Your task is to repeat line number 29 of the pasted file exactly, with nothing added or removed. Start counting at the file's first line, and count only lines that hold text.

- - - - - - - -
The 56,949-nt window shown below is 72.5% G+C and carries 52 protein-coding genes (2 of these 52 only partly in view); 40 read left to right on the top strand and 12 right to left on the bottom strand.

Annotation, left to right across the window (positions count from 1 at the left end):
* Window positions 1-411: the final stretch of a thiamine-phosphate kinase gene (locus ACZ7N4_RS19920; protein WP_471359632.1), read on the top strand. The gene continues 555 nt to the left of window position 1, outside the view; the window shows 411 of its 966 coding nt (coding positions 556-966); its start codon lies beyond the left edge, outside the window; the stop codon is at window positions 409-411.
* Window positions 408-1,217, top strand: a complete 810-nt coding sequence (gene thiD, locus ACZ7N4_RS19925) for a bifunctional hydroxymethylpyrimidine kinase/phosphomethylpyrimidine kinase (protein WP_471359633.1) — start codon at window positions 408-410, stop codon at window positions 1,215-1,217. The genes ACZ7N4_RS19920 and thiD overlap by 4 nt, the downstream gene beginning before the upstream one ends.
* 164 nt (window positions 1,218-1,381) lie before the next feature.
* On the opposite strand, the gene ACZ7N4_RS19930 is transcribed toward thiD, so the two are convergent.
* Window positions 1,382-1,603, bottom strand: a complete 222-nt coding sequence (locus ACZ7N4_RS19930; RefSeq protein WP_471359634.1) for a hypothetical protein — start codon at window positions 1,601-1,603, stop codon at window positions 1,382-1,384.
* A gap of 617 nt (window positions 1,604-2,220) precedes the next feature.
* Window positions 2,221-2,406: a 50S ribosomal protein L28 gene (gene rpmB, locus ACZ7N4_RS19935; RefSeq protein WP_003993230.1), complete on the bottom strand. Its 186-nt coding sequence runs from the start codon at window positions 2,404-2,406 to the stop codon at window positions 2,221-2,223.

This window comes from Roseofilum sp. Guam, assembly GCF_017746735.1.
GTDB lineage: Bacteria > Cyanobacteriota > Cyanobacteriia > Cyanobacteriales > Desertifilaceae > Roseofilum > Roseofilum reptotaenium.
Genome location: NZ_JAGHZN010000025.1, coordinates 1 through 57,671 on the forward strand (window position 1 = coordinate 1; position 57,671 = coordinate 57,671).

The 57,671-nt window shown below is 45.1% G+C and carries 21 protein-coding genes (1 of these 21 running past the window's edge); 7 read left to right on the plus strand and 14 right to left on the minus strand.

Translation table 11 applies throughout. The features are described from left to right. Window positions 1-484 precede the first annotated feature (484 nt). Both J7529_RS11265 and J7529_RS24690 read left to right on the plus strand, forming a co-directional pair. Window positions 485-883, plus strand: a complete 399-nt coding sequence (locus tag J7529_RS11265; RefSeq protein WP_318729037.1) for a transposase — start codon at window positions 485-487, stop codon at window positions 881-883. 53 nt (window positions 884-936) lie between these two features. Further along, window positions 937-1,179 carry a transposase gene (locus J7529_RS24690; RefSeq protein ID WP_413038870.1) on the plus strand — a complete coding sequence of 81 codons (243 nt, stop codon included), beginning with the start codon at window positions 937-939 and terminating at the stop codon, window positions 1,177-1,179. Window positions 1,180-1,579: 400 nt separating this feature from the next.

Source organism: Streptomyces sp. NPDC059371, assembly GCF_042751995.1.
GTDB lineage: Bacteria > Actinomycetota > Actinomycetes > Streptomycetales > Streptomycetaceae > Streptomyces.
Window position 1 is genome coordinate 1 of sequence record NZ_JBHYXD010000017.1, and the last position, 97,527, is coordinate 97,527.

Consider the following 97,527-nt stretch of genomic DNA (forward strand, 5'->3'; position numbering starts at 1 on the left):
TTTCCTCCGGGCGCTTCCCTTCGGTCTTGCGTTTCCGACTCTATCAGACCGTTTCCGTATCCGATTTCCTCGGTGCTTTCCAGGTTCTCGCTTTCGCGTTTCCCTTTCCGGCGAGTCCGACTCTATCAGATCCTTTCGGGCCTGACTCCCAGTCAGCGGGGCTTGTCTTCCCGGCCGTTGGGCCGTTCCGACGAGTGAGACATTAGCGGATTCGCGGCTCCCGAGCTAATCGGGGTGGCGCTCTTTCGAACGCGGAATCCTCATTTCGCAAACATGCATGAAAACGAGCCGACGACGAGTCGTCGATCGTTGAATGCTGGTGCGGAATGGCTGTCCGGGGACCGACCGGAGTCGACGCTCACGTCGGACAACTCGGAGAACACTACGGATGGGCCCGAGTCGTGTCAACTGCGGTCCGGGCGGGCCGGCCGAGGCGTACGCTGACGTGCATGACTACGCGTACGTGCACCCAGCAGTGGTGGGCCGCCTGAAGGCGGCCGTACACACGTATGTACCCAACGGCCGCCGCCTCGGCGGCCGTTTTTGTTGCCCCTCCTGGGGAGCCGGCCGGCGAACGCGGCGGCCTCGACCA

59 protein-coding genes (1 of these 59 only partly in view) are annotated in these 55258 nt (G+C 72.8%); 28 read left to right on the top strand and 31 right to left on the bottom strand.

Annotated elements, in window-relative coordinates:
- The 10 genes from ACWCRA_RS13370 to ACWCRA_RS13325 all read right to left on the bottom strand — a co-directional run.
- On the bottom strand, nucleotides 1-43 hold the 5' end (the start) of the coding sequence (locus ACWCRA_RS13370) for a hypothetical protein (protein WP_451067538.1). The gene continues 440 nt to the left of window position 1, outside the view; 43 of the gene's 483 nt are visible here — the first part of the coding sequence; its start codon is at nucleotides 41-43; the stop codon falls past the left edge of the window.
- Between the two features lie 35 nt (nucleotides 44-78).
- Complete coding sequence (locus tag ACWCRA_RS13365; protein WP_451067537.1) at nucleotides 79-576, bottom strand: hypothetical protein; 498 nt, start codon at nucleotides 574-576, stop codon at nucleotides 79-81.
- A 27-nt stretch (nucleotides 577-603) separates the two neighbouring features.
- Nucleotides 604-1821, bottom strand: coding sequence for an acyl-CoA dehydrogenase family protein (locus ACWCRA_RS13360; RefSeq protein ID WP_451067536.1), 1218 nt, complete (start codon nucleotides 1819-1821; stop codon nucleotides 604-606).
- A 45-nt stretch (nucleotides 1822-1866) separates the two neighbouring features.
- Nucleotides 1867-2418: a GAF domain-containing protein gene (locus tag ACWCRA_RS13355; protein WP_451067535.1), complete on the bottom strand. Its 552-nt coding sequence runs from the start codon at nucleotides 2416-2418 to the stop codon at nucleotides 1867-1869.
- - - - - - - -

- Nucleotides 1867-2418: a GAF domain-containing protein gene (locus tag ACWCRA_RS13355; protein WP_451067535.1), complete on the bottom strand. Its 552-nt coding sequence runs from the start codon at nucleotides 2416-2418 to the stop codon at nucleotides 1867-1869.